November 21, 2017
Come and visit the rural towns of Bryce Canyon Country
Escape the fast food chains and generic hotels and discover unique sights and smells that will tickle your taste buds and enliven your senses. Small town folk make your stay true to the phrase, “home away from home.” Rural towns are abundant in Bryce Canyon Country and each has its own story and history. On your next drive to Bryce Canyon National Park, Grand Staircase-Escalante National Monument or any other destination, don’t just drive straight through these quaint towns. Stop in and experience good food, comfortable accommodations and sincere folks.
Location: Antimony is 41 miles north of Bryce Canyon and five miles south of Otter Creek State Park.
Information: Once a booming mining town, Antimony gives visitors a chance to experience its old west roots with high mountain trail rides, cattle drives, a working dude ranch and wide-open spaces. With four seasons, Antimony has many outdoor recreational activities such as horseback riding and snowshoeing that will keep you entertained no matter what time of year you visit.
Bryce Canyon City
Location: Bryce Canyon City sits at the entrance of Bryce Canyon National Park, near Red Canyon and Kodachrome Basin State Park.
Information: Bryce Canyon City officially came to be in 2007. Many residents are related to Ruby Syrett, who was one of the first settlers in Bryce Canyon. The city offers various dining and sleeping arrangements and has many outdoor activities available year around including hiking, biking, cross-country skiing, snowmobiling, camping and snowshoeing.
Location: Boulder is tucked in at the base of Boulder Mountain and is surrounded by the Dixie National Forest to the north and west and Grand Staircase Escalante National Monument to the east.
Information: Located on Burr Trail and Scenic Byway 12, Boulder is the home base to many national and state parks, including Bryce Canyon National Park, Kodachrome Basin State Park, Cedar Breaks National Monument, Zion National Park, Capitol Reef National Park and Dixie National Forest.
Location: Cannonville lies along Scenic Byway 12, surrounded by Grand Staircase Escalante National Monument and bordered by Red Canyon in Dixie National Forest.
Information: The tiny ranching community of 150 people was settled in the early 1880s by Mormon pioneers. Cannonville is central to breathtaking drives and beautiful destinations. Fifteen miles to the north is Bryce Canyon National Park, 9 miles to the south is the sand pipes of Kodachrome Basin State Park, and a bit farther south is Grand Staircase-Escalante.
Location: Escalante is located on Scenic Byway 12 and resides just outside the 1.9-million acre Grand Staircase Escalante National Monument.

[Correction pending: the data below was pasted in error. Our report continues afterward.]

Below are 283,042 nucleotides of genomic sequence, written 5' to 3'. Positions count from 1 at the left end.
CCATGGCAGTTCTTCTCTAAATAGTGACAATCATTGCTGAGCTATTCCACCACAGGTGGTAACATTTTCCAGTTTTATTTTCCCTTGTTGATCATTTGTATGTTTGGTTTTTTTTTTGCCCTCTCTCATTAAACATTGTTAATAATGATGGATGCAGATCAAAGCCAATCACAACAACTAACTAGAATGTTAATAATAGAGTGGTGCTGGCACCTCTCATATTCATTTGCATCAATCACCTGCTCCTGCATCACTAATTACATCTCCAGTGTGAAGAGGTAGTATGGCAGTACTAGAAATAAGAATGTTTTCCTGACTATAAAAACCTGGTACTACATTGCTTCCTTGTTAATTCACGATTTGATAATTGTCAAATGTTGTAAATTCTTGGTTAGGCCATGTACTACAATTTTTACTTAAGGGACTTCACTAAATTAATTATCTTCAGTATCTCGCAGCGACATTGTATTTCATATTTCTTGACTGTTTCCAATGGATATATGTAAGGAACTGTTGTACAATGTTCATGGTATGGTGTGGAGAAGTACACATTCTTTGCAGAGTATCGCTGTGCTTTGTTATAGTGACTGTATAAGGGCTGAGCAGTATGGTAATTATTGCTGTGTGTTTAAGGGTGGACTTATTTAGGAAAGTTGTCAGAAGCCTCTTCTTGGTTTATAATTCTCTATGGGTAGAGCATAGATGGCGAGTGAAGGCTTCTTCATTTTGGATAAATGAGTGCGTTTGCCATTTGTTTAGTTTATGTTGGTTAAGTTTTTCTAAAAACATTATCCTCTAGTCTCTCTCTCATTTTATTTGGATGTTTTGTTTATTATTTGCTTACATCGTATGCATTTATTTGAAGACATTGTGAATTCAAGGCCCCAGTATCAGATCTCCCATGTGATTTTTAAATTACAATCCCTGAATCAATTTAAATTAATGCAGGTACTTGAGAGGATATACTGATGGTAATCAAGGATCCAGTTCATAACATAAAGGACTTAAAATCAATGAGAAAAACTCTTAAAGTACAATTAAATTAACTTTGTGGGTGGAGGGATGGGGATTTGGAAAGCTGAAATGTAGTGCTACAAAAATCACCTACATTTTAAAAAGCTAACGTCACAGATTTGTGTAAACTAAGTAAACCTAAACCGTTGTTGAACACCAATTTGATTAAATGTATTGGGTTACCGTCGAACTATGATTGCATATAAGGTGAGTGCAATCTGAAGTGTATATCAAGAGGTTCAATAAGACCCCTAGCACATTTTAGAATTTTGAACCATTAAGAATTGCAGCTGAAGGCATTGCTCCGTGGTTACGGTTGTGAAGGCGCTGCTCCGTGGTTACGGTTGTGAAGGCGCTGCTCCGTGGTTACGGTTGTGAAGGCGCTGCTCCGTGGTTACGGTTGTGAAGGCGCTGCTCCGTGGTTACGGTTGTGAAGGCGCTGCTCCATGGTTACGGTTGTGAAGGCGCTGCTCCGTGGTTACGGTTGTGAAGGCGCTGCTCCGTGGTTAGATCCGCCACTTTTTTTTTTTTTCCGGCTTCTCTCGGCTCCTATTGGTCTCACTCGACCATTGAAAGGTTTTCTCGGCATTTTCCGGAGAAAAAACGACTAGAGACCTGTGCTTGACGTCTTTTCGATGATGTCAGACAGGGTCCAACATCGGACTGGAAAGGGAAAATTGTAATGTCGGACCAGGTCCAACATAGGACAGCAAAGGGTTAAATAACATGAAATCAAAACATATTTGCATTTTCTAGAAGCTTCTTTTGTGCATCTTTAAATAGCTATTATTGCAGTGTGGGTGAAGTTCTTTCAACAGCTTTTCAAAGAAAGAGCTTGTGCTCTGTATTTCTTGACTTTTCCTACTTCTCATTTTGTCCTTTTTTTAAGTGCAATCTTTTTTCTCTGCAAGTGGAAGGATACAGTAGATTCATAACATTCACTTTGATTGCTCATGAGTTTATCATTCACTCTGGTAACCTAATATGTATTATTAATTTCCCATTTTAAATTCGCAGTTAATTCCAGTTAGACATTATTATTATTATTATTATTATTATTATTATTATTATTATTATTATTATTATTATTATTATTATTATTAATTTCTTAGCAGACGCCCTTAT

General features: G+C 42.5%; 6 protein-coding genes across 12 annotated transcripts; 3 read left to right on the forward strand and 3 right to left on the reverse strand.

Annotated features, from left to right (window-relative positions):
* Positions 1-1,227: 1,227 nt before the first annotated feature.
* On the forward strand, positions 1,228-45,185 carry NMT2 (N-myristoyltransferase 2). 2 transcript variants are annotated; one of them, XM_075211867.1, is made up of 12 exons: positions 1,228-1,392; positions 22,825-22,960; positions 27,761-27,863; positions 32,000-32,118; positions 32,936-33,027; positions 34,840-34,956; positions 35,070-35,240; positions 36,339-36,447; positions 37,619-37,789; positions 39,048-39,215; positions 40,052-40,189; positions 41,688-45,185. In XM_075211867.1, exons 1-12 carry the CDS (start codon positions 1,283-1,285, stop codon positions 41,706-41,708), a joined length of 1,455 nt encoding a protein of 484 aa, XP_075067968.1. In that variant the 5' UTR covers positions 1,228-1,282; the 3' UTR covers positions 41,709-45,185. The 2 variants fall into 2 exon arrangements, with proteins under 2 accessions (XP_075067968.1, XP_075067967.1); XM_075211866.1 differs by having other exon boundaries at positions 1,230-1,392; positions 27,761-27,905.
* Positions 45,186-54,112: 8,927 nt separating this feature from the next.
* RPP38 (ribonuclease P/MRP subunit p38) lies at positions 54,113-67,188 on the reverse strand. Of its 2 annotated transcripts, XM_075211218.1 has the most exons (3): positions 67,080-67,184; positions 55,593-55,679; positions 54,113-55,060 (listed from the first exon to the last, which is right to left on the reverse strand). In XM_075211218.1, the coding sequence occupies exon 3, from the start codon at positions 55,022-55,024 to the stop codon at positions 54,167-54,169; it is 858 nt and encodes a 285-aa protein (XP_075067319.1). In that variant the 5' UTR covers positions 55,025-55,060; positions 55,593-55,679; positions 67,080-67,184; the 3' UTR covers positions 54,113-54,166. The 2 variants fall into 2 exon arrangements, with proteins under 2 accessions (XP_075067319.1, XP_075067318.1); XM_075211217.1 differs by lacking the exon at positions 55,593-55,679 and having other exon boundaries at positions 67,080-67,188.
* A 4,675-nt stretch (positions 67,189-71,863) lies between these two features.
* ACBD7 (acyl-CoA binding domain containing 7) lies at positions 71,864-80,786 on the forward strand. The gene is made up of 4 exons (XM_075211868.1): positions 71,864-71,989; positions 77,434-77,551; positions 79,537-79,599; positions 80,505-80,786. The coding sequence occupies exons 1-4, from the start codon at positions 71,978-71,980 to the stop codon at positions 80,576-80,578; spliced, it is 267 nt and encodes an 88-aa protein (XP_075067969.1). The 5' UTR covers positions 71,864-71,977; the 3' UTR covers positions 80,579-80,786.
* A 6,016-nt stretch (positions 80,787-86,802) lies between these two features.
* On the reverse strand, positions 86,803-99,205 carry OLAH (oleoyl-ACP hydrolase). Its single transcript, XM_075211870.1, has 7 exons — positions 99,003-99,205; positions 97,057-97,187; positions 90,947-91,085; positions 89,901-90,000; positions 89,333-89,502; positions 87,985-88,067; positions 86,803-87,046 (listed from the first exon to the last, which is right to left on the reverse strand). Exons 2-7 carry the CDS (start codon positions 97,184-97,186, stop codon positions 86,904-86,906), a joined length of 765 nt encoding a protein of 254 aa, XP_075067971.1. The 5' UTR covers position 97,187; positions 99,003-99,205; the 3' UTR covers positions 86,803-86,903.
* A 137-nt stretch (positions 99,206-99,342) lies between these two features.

Information: With the Dixie National Forest to the north and Bryce Canyon, Capitol Reef and Lake Powell just a short drive away, Escalante presents many fun adventures for visitors. Outdoor activities include hiking, biking and horseback riding in the spectacular canyons and back-country. Escalante itself is full of history with 95 rustic pioneer homes and barns, museums and unique shops and galleries.
Location: Hatch is located 15 miles south of Panguitch and 24 miles southwest of Bryce Canyon National Park on US-89.
Information: Located at the junction of Mammoth Creek and the Sevier River, Hatch offers excellent fishing. Mammoth, Asay Creeks and the Sevier River are stocked with trout. West of Hatch, Mammoth Cave is one of the largest lava tubes in Utah with more than 2,200 feet of passage and four chambers. A 5.5-mile hiking/biking/horse trail leads from Red Canyon to Casto Canyon, a famous outlaw hideout between Panguitch and Hatch.
Location: Panguitch is surrounded by Dixie National Forest to the east and west and is located just 26 miles northwest of Bryce Canyon National Park.
Information: Panguitch’s beautiful spring, mild summer climate, brightly colored fall and snowy winters makes it pleasant to hike, mountain bike, ATV ride, snowmobile, cross-country ski, horseback ride, fish and more. A stroll through the Panguitch Historic District reveals charming red brick buildings, unique shops, restaurants and a museum.
Location: Panguitch Lake is located just 20 minutes south of the town of Panguitch and sits at 8,400 feet in elevation.
Information: Panguitch Lake is best known for its excellent fishing. This quaint mountain community also has lodging, dining, seasonal horseback riding, mountain biking, hiking, ATV riding and more. With a local general store, RV and camping spaces and several lodges, Panguitch Lake is a great home base for an activity-filled vacation experience, whether it’s shore fishing, boat fishing or many outdoor adventures.
Location: Ticaboo is only 12 miles from the beautiful Lake Powell and Glen Canyon National Recreation Area. Ticaboo is also located near Capitol Reef National Park, Bryce Canyon National Park, Grand Staircase-Escalante National Monument and the infamous Four Corners.
Information: Ticaboo was once an uranium mining and milling community, and is now the northern gateway to Lake Powell. At an elevation of 4,265 feet, Ticaboo is only minutes from world-class fishing, boating, hiking and other recreational opportunities among the red rock canyons and deep blue waters of Lake Powell.
Location: Tropic is located along Scenic Byway 12, just 11 miles from the east entrance to Bryce Canyon National Park.
Information: Tropic presents a huge array of activities for visitors, including hiking, biking, taking scenic drives and fishing at Tropic Reservoir or Pine Lake. Visitors can even dig for fossils at the famous Tropic Shale. Stroll around the Pioneer Village, an authentic re-creation of Tropic’s early residents, and stop at Ebenezer Bryce’s historic cabin.